Originally Posted by

**std10093**
That's seems to be interesting. Very interesting! I have written the program in C++, but I do not think is a problem, is it? Moreover, I have no idea what this is, so would it be hard to try it? What should I do?

No problem at all! Consider this small example program. It creates a small binary tree, and then spits out the definition in dot (language) to standard output. I'm using the pointers (node addresses) as the identifiers:

Code:

#include <stdlib.h>
#include <string.h>
#include <stdio.h>
#include <errno.h>
struct node {
struct node *left; /* Less than or equal to */
struct node *right; /* Greater than */
int value;
};
struct node *tree_add(struct node **const rootptr, int value)
{
struct node *newnode, *curr, **pptr;
/* Tree not specified? */
if (!rootptr) {
errno = EINVAL;
return NULL;
}
/* Create node. */
newnode = malloc(sizeof *newnode);
if (!newnode) {
errno = ENOMEM;
return NULL;
}
/* Initialize node. */
newnode->left = NULL;
newnode->right = NULL;
newnode->value = value;
/* Descend into the tree. */
pptr = rootptr; /* Pointer to pointer used to get to curr. */
curr = *rootptr; /* Current node. */
while (curr)
if (curr->value >= value) {
pptr = &curr->left;
curr = curr->left;
} else {
pptr = &curr->right;
curr = curr->right;
}
/* Add node to where we dropped off the tree. */
*pptr = newnode;
/* Done! */
return newnode;
}
/* Recursively describe the nodes of the tree in DOT.
*/
void fdot_node(FILE *const out, const struct node *const node)
{
fprintf(out, "\t\"%p\" [ label=\"%d\", shape=oval ]\n", node, node->value);
if (node->left) {
fdot_node(out, node->left);
fprintf(out, "\t\"%p\" -> \"%p\" [ taillabel=\"≤\" ]\n", node, node->left);
}
if (node->right) {
fdot_node(out, node->right);
fprintf(out, "\t\"%p\" -> \"%p\" [ taillabel=\">\" ]\n", node, node->right);
}
return;
}
/* Write the structure of the tree in DOT language.
* Returns 0 if success, errno error code otherwise.
*/
int fdot(FILE *const out, const struct node *const tree)
{
/* Invalid parameters? */
if (!out || !tree)
return errno = EINVAL;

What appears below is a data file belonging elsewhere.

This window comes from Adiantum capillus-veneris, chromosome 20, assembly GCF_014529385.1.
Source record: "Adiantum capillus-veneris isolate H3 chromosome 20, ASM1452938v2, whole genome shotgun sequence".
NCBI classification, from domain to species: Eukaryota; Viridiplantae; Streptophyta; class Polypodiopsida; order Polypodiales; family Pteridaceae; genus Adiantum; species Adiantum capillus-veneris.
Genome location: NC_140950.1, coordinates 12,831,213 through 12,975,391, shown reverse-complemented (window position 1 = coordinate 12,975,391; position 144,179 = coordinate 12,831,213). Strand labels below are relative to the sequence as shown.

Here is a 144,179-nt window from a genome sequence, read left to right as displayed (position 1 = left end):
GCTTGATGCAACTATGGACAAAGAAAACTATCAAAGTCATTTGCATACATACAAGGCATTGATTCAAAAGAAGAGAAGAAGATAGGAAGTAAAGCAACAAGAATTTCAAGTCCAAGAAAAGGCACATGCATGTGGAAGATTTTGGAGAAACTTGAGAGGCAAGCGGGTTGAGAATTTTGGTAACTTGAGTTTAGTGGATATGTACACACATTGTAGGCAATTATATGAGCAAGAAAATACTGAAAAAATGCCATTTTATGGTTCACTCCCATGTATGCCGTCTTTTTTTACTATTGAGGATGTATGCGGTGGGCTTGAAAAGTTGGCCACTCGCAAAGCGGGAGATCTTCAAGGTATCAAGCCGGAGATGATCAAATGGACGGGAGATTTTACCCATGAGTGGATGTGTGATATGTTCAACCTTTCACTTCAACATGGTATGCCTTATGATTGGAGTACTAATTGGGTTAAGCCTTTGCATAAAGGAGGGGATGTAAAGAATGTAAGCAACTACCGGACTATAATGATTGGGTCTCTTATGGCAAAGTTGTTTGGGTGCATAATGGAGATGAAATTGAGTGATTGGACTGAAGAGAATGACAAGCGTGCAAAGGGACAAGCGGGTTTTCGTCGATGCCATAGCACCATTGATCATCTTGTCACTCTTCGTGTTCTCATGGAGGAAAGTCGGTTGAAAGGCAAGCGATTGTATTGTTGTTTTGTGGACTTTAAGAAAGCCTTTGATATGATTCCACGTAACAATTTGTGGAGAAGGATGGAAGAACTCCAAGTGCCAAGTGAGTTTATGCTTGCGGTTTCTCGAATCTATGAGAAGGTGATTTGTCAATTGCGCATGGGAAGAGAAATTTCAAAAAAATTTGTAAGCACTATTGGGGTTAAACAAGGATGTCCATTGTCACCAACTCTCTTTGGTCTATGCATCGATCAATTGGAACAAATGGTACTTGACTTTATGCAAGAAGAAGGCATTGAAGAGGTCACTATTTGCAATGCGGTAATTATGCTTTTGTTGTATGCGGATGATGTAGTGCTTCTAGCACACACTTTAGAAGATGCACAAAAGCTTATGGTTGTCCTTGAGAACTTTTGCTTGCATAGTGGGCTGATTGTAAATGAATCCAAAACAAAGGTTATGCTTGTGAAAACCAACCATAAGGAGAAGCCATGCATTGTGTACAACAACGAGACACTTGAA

/* I/O error? Paranoid check, really.. */
if (ferror(out))
return errno = EIO;
/* Start by describing the entire graph. */
fprintf(out, "digraph {\n");
/* Describe nodes recursively. */
fdot_node(out, tree);
/* Finish the graph. */
fprintf(out, "}\n\n");
/* Still everything OK in out? */
if (ferror(out))
return errno = EIO;
/* Success! */
return errno = 0;
}
int main(void)
{
struct node *tree = NULL;
tree_add(&tree, 5);
tree_add(&tree, 3);
tree_add(&tree, 7);
tree_add(&tree, 2);
tree_add(&tree, 4);
tree_add(&tree, 6);
tree_add(&tree, 8);
tree_add(&tree, 1);
tree_add(&tree, 9);
fdot(stdout, tree);
return 0;
}

If you compile and run it, it generates something like

Code:

digraph {
"0x22b9010" [ label="5", shape=oval ]
"0x22b9030" [ label="3", shape=oval ]
"0x22b9070" [ label="2", shape=oval ]
"0x22b90f0" [ label="1", shape=oval ]
"0x22b9070" -> "0x22b90f0" [ taillabel="≤" ]
"0x22b9030" -> "0x22b9070" [ taillabel="≤" ]
"0x22b9090" [ label="4", shape=oval ]
"0x22b9030" -> "0x22b9090" [ taillabel=">" ]
"0x22b9010" -> "0x22b9030" [ taillabel="≤" ]
"0x22b9050" [ label="7", shape=oval ]
"0x22b90b0" [ label="6", shape=oval ]
"0x22b9050" -> "0x22b90b0" [ taillabel="≤" ]
"0x22b90d0" [ label="8", shape=oval ]
"0x22b9110" [ label="9", shape=oval ]
"0x22b90d0" -> "0x22b9110" [ taillabel=">" ]
"0x22b9050" -> "0x22b90d0" [ taillabel=">" ]
"0x22b9010" -> "0x22b9050" [ taillabel=">" ]